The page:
I understood what he was trying to say.
“That’s what I learned with Lacey, anyway. Her and her fear of kids, and we have one. It’s not the best scenario, but we’re making it work.”
But it wasn’t that easy. It was fine to say that I could keep her, if she decided to stay. But if she didn’t? I had told Hanson that I’d taken a long time to get over her. The truth was, I hadn’t gotten over her at all.
I’d just learned to live with a hole in my life, with a gap that would never be filled. I couldn’t afford to hope it would change, and this time, she might come back to me.
Hope was a dangerous thing. I had hoped, once, and it had damn near crippled me. I couldn’t do it again. It was easy for Hanson to tell me how I should handle it. He had been through a difficult time in his relationship once, too. But he still didn’t know what it felt like or what I’d been through.
Everything was easier said than done.
I collected my bag and left the training center to go to the cafeteria. I wasn’t hungry, but I had to keep feeding my body if I was going to push this hard.
Hanson’s words kept running through my head, what he said about the sand and holding on too tightly. It was all well and good to say I had to keep trying, to get to know her for who she was now, and to just spend time with her. Maybe she would end up remembering me if we spent enough time together.
But she had pushed me away. Again. She had told me she couldn’t do it, and she was right. I wasn’t able to argue, to tell her what she should and shouldn’t do. I had already made it that much harder for her just after the accident, pushing for her to remember me, pushing for her to know who I was when it just wasn’t going to happen.
I couldn’t do it to her again. I should leave well enough alone and leave everything the way it was. I had built a life without her, I’d become famous, and I did what I loved.
I didn’t need someone in my life.
It was a blatant lie, of course, and I knew it. I was lying to myself to try and get over her. I just couldn’t go through it all again. I couldn’t fall for her, get to a point where I didn’t want to live without her again, just for her to tell me she didn’t want me in her life anymore.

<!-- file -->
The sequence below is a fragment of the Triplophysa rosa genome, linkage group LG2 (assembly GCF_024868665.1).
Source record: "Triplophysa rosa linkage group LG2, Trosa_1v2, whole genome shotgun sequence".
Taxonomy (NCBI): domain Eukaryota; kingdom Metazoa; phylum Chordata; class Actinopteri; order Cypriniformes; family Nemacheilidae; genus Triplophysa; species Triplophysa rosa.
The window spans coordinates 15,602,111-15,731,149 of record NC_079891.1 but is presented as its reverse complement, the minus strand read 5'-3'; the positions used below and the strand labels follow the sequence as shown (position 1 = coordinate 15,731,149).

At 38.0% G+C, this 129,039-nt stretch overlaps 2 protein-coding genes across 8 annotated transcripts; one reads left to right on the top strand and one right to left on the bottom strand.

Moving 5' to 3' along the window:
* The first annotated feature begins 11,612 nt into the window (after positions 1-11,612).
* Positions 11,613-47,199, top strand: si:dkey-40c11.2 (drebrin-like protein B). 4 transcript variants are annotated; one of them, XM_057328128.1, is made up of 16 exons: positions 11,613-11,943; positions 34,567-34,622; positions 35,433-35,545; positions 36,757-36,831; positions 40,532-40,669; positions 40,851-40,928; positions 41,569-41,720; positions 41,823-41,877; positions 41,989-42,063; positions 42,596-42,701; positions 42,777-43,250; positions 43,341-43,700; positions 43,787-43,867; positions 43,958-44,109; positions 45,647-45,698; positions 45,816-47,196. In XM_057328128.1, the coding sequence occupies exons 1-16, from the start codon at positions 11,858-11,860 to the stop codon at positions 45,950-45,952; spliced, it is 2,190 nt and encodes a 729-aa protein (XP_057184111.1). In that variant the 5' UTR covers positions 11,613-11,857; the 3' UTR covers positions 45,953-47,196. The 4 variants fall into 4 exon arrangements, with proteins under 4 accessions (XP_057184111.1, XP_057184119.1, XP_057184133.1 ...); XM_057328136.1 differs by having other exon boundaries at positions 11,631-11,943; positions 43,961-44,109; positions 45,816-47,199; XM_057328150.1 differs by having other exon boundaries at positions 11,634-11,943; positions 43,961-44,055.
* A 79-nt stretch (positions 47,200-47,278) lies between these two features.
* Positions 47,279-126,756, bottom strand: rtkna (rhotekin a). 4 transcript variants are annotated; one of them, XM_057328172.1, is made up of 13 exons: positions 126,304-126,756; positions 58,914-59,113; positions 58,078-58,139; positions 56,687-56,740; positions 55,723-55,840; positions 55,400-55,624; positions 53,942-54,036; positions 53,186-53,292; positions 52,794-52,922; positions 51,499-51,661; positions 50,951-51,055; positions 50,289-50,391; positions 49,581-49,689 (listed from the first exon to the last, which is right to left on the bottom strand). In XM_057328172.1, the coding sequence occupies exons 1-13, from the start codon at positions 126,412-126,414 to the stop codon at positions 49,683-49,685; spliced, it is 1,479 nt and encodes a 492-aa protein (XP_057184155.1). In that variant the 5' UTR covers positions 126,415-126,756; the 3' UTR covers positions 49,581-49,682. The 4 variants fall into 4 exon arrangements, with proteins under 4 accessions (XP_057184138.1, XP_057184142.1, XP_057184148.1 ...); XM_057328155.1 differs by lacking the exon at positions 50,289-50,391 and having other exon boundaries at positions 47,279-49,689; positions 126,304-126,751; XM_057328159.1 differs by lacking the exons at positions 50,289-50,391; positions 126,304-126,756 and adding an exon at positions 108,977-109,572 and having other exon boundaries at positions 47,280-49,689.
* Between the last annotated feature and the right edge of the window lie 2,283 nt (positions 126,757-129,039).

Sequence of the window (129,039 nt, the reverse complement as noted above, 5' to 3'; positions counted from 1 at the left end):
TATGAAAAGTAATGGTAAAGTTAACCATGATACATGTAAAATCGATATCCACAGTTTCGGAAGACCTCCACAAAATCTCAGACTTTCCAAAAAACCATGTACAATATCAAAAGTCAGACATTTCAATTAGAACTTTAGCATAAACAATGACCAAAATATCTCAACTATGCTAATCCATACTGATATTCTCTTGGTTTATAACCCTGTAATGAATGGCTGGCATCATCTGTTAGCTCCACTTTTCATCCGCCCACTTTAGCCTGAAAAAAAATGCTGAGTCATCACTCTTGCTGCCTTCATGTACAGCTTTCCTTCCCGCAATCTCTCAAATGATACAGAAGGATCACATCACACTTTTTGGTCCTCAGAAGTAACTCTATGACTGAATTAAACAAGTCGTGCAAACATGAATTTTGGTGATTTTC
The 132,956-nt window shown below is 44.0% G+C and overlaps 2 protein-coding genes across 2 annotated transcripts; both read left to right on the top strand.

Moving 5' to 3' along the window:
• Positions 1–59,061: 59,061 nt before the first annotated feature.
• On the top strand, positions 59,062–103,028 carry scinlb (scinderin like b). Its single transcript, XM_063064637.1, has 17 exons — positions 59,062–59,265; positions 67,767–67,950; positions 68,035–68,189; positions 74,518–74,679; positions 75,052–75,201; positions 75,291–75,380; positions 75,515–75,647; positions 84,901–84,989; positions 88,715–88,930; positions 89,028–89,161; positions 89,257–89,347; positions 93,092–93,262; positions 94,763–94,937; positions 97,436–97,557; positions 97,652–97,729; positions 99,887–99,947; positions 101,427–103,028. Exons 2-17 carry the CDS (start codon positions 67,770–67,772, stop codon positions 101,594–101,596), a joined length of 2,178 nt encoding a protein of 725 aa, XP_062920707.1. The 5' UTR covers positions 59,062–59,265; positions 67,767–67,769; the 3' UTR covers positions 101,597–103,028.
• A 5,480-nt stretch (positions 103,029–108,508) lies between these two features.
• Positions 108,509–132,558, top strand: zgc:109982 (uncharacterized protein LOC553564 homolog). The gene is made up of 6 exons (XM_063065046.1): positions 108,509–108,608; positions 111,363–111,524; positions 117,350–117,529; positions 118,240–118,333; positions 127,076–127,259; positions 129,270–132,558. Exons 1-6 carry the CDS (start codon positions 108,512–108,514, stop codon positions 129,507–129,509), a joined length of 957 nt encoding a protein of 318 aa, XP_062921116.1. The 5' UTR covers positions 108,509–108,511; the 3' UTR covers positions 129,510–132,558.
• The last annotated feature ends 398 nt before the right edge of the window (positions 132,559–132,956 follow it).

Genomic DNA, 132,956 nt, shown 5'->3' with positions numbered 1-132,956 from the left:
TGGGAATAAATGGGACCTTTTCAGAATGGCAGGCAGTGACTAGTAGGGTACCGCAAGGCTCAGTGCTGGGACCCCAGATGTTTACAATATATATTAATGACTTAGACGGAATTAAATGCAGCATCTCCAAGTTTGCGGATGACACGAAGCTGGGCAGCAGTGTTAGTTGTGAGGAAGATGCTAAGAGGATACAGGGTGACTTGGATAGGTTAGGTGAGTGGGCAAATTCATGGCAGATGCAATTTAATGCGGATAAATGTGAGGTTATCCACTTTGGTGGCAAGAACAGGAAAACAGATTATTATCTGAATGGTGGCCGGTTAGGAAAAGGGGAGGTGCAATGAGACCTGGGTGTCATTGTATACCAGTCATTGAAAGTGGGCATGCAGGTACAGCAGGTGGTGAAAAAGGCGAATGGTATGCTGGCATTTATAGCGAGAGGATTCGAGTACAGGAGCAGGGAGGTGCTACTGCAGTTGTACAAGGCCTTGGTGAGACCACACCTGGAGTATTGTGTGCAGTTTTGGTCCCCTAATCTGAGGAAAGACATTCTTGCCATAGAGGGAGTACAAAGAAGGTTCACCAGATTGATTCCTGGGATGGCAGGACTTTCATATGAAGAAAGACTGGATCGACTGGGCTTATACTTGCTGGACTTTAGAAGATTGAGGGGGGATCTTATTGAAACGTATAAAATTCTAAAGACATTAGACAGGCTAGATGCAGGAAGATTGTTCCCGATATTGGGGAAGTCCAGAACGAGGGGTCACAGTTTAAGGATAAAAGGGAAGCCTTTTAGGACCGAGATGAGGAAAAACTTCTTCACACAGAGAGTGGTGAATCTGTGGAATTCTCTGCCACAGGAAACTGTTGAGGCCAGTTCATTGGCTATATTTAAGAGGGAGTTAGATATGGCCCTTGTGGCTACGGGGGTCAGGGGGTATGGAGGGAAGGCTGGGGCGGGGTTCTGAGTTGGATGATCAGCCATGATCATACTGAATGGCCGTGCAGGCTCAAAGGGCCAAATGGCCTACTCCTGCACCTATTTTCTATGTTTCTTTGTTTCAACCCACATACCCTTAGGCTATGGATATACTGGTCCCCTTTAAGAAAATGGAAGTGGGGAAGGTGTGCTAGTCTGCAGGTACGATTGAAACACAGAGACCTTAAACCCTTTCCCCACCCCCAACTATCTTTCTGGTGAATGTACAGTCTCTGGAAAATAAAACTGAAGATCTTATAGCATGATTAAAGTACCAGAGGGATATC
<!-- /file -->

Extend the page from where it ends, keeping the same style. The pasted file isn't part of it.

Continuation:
Flashbacks about our time together— if you could call it “together”— always appeared at the worst times, and grated the shit out of me. I didn’t like thinking back on the love we shared because it hurt like hell. I didn’t like thinking back to the pain, either, because it hurt even more.
It was another day in the very opposite of paradise— Sadie’s hospital room.
“Hello, Beautiful,” I said as I walked in, winking at her and trying to act normal, as if I wasn’t praying against all hope that this time she would actually recognize me.
She looked up at me. Her eyes were dull, the gray so light it was like an overcast day with no promise of rain or sun.
“Hi,” she said listlessly.
She had stopped fighting me about her memories, about what I was trying to get back. At first, she would get angry with me and tell me I was asking the impossible of her. Later, she would cry and tell me she was nothing more than a disappointment. Now, there was nothing left.
I had been upset about her mood swings, her violent fits of rage, and her hysterical outbursts. Sadie had always been a stable girl, someone everyone had depended on.
Now, she was unpredictable, different. To the point where I missed her instability, her fits of rage. All of that had been better than this lifeless shell sitting on her bed, staring at me like she was tired.
It wasn’t sleep tired, either. It was like she was tired of life. I could understand that.
Her mom hadn’t wanted to let me in. She had told me to let it go, to leave things as they were. There was only so much any of us could do before it became clear nothing was going to work. And she was beginning to get resentful that I kept pushing Sadie to remember things long after she had given up.
I often wondered if her mom was as mad at me as I was for “causing” the accident. She hadn’t even known we’d been at High Rock. I had had to call her and explain the awful news and she had come rushing with Sadie’s dad to the hospital.